Tuesday, 7 July 2015

Some vague thoughts on niceness.

As well as thinking quite a lot about the small things, I think about the ordinary, unsung traits. I think a lot about niceness and kindness. I don’t think I am an especially kind person, but I try to do nice and kind things. Sometimes, I almost think every choice can be boiled down to picking one of two possibilities: the good or the bad. Are you going to get furious with that Sunday driver and hoot and gesticulate, because your own celerity is so very important, or are you going to smile and let them dawdle for a while? Are you going to be brusque with that poor cold caller, or do your best to understand it’s a shitty job and they are just working off a list, and get out of the conversation with as much grace as you can? Will you rush to judgement, or will you do your best to understand?

The problem with all this is that it sounds so sappy and soppy and utterly pathetic. Niceness and kindness do not make headlines. They are not thrilling or sexy. They are not words which feature in articles about the famous or obituaries for the mighty. (Although, they are sometimes marked. My heart did rather lift when I saw something on the internet the other day about Keanu Reeves being the nicest man in Hollywood.) Columnists are not employed to be nice; quite often they seem chosen entirely because they are so mean.

Being nice and kind is often conflated with weakness. They are the defaults of the mouse, of the doormat, of the pushover. Nice people may be used and abused: oh, yes, she’ll do it; ask him, he never complains.

Yet, in what is often a shouty, rushing world, I sometimes think that choosing niceness is quite a brave, muscular decision. Staunchly standing up for the small, overlooked traits is not the act of a weakling. In some ways, it’s much easier to be jaded and bitchy. You’ll always get a laugh that way. There are very few nice jokes; the sharpest humour often has a low sliver of cruelty in it.

But every time I choose niceness, I feel a little bit better about everything. I can’t always do it. I had some very nasty thoughts this morning, of which I was rather ashamed. They were cross, mean-spirited, finger-pointy thoughts, and they were certainly neither useful nor beautiful. I suppose one cannot be mentally pure or perfect; one has to let off steam sometimes; the badness and sadness of the world is such that every so often one must rant and rave and judge and point and mock or one would run mad.

Yesterday, I had a clear choice. Someone missed an appointment. I was first a little annoyed, then a little disconcerted, and, finally, worried. It was unlike them and I thought suddenly they might be dead in a ditch. I hate waiting for people; it reminds me too much of when my father was late to pick me up from school, and I would sit on the steps after everyone else had left merrily with their respectable parents, whilst I dolefully prayed that my rackety dad might eventually appear. I could have been a bit prickly and terse when the apology and explanation came. I chose, quite deliberately, not to be. Don’t worry about a thing, I wrote; it could not matter less. And, in fact, it could not matter less. I had one hour of mild anxiety and uncertainty. I am not the poor people of Greece. It was an inconvenience so small it could hardly be seen by the naked eye.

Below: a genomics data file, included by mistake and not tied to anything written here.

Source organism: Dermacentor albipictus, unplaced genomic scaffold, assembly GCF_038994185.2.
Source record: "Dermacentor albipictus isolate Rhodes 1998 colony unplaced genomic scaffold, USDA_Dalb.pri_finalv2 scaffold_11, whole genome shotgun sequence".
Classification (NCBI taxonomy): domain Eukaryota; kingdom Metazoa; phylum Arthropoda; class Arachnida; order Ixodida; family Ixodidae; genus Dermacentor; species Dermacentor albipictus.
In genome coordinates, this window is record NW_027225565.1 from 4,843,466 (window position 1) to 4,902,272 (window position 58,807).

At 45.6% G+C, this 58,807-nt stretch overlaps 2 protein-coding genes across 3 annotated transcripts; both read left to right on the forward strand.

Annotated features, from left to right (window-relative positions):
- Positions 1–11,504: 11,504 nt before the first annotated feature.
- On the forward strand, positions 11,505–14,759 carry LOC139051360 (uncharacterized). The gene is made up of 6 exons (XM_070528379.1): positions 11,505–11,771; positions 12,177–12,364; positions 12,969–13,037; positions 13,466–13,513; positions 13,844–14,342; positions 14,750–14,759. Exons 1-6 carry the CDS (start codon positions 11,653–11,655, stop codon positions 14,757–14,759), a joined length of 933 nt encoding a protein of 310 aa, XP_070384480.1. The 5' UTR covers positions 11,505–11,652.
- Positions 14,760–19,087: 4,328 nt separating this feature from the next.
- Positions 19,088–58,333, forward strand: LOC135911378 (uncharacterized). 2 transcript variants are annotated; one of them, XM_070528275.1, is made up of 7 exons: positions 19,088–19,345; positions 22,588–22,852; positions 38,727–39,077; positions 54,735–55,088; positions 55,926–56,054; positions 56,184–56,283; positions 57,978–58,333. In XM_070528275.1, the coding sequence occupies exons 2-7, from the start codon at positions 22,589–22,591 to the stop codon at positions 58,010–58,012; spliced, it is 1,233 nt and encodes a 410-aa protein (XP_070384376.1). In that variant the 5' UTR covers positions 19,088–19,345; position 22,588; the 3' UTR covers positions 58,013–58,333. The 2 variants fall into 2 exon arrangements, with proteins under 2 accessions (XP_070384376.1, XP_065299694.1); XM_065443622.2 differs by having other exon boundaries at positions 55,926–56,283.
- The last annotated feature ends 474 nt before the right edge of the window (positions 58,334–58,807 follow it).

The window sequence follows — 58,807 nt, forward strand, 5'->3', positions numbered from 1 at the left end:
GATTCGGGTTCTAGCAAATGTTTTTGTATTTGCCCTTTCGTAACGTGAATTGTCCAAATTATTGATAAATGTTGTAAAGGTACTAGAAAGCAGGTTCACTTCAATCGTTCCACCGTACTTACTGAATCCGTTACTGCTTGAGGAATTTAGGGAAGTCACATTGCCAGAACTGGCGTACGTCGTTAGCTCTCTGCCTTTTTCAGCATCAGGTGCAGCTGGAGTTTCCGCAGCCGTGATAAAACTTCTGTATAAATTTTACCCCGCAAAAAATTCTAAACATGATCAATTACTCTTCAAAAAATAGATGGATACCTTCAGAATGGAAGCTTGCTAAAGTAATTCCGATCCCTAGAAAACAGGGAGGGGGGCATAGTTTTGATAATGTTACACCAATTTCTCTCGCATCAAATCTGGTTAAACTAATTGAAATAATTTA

These things are a choice, I think. They may not be glittering or remarkable or extraordinary. Each tiny decision leaves hardly a ripple on the sea of life. But perhaps there is something cumulative, internally and externally. If choosing niceness or kindness becomes the default, minuscule increments of something better may accumulate into the absolutely good.

Or something like that.



Today’s pictures:

No camera today as we have thunder and lightning and rainstorms. Here are a few snaps from sunnier days:

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  1. Dear Tania, I do not think niceness and kindness are at all sappy or soppy. Indeed, the Dalai Lama tells us that the route to make others happy is to be compassionate and the route to be happy ourselves is to be compassionate too. He also says that the purpose of our lives is to be happy. So there you have it, niceness and kindness aka compassion are essential to our not getting all bent out of shape by life, or indeed bending other people out of shape too.

    I am no Buddhist and I don't know if you would agree, but I find many of your posts very mindful, by which I mean that you are cultivating the observation of your own mind. Throw in the pictures of Stanley and the Red Mare and you are practically a Zen High Priestess. Don't stop writing about niceness or kindness, or apologise either. Your paddock on the farm that is the internet is one of the nicest places to stand.

  2. Yes, beautifully put.. and it does add up I think, the little nice things, into something bigger than each one... and if it doesn't it's still just a more agreeable way of living. A lady nearly ran me over this morning. I was crossing the road behind her car and she was on her phone and reversed without looking in her mirror. I gave her a very stern look but she apologised so nicely - she was talking to her little boy on the phone who was crying - that I melted. And afterwards I thought we've both learnt something from that because we both did the right thing in the end.... ramble, ramble.. but yes I agree with Make Me a Diva, you are a bit of a Zen High Priestess... also I loved The Red Mare in her own words the other day, it made me howl with laughter... Rachel

  3. Agree to not apologize for being kind! Funny how it's suppossed to be a weakness? I feel like it takes more strength to stop, breathe and make yourself not so important and just give.


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